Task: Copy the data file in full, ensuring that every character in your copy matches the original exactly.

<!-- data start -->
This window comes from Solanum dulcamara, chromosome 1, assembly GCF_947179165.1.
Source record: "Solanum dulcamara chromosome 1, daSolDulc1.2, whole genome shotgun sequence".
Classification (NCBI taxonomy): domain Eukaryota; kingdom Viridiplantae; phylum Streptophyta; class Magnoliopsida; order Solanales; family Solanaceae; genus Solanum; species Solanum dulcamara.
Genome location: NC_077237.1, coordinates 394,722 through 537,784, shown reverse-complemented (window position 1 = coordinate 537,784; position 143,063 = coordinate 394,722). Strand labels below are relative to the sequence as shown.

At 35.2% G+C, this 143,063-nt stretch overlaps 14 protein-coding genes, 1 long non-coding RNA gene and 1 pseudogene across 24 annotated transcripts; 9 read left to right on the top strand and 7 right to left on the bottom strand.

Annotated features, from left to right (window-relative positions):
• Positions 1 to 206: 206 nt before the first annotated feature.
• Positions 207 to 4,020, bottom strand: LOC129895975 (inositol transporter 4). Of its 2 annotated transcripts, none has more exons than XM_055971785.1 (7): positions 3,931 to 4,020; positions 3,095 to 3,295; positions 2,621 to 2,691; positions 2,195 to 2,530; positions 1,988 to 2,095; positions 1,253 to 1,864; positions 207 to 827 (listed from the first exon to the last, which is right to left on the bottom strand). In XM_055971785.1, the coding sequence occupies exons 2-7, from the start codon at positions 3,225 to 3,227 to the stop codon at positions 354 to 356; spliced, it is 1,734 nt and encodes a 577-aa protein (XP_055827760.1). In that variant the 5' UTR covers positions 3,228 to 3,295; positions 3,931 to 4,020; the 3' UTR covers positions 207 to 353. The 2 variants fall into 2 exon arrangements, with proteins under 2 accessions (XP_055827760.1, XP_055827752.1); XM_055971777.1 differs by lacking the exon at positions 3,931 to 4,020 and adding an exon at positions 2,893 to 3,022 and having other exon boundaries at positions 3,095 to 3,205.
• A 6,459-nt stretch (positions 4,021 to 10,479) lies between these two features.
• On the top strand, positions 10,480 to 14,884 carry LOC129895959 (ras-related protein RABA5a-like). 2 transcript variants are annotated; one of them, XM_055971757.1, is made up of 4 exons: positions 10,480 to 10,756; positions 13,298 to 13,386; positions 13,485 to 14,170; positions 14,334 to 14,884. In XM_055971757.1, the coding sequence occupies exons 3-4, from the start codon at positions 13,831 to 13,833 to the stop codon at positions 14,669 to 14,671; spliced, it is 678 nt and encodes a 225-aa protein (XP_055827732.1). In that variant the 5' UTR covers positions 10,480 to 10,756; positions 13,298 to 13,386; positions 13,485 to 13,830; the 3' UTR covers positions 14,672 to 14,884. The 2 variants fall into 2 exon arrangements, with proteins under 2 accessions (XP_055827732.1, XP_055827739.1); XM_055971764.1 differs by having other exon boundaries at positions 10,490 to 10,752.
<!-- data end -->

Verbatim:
This window comes from Solanum dulcamara, chromosome 1, assembly GCF_947179165.1.
Source record: "Solanum dulcamara chromosome 1, daSolDulc1.2, whole genome shotgun sequence".
Classification (NCBI taxonomy): domain Eukaryota; kingdom Viridiplantae; phylum Streptophyta; class Magnoliopsida; order Solanales; family Solanaceae; genus Solanum; species Solanum dulcamara.
Genome location: NC_077237.1, coordinates 394,722 through 537,784, shown reverse-complemented (window position 1 = coordinate 537,784; position 143,063 = coordinate 394,722). Strand labels below are relative to the sequence as shown.

At 35.2% G+C, this 143,063-nt stretch overlaps 14 protein-coding genes, 1 long non-coding RNA gene and 1 pseudogene across 24 annotated transcripts; 9 read left to right on the top strand and 7 right to left on the bottom strand.

Annotated features, from left to right (window-relative positions):
• Positions 1 to 206: 206 nt before the first annotated feature.
• Positions 207 to 4,020, bottom strand: LOC129895975 (inositol transporter 4). Of its 2 annotated transcripts, none has more exons than XM_055971785.1 (7): positions 3,931 to 4,020; positions 3,095 to 3,295; positions 2,621 to 2,691; positions 2,195 to 2,530; positions 1,988 to 2,095; positions 1,253 to 1,864; positions 207 to 827 (listed from the first exon to the last, which is right to left on the bottom strand). In XM_055971785.1, the coding sequence occupies exons 2-7, from the start codon at positions 3,225 to 3,227 to the stop codon at positions 354 to 356; spliced, it is 1,734 nt and encodes a 577-aa protein (XP_055827760.1). In that variant the 5' UTR covers positions 3,228 to 3,295; positions 3,931 to 4,020; the 3' UTR covers positions 207 to 353. The 2 variants fall into 2 exon arrangements, with proteins under 2 accessions (XP_055827760.1, XP_055827752.1); XM_055971777.1 differs by lacking the exon at positions 3,931 to 4,020 and adding an exon at positions 2,893 to 3,022 and having other exon boundaries at positions 3,095 to 3,205.
• A 6,459-nt stretch (positions 4,021 to 10,479) lies between these two features.
• On the top strand, positions 10,480 to 14,884 carry LOC129895959 (ras-related protein RABA5a-like). 2 transcript variants are annotated; one of them, XM_055971757.1, is made up of 4 exons: positions 10,480 to 10,756; positions 13,298 to 13,386; positions 13,485 to 14,170; positions 14,334 to 14,884. In XM_055971757.1, the coding sequence occupies exons 3-4, from the start codon at positions 13,831 to 13,833 to the stop codon at positions 14,669 to 14,671; spliced, it is 678 nt and encodes a 225-aa protein (XP_055827732.1). In that variant the 5' UTR covers positions 10,480 to 10,756; positions 13,298 to 13,386; positions 13,485 to 13,830; the 3' UTR covers positions 14,672 to 14,884. The 2 variants fall into 2 exon arrangements, with proteins under 2 accessions (XP_055827732.1, XP_055827739.1); XM_055971764.1 differs by having other exon boundaries at positions 10,490 to 10,752.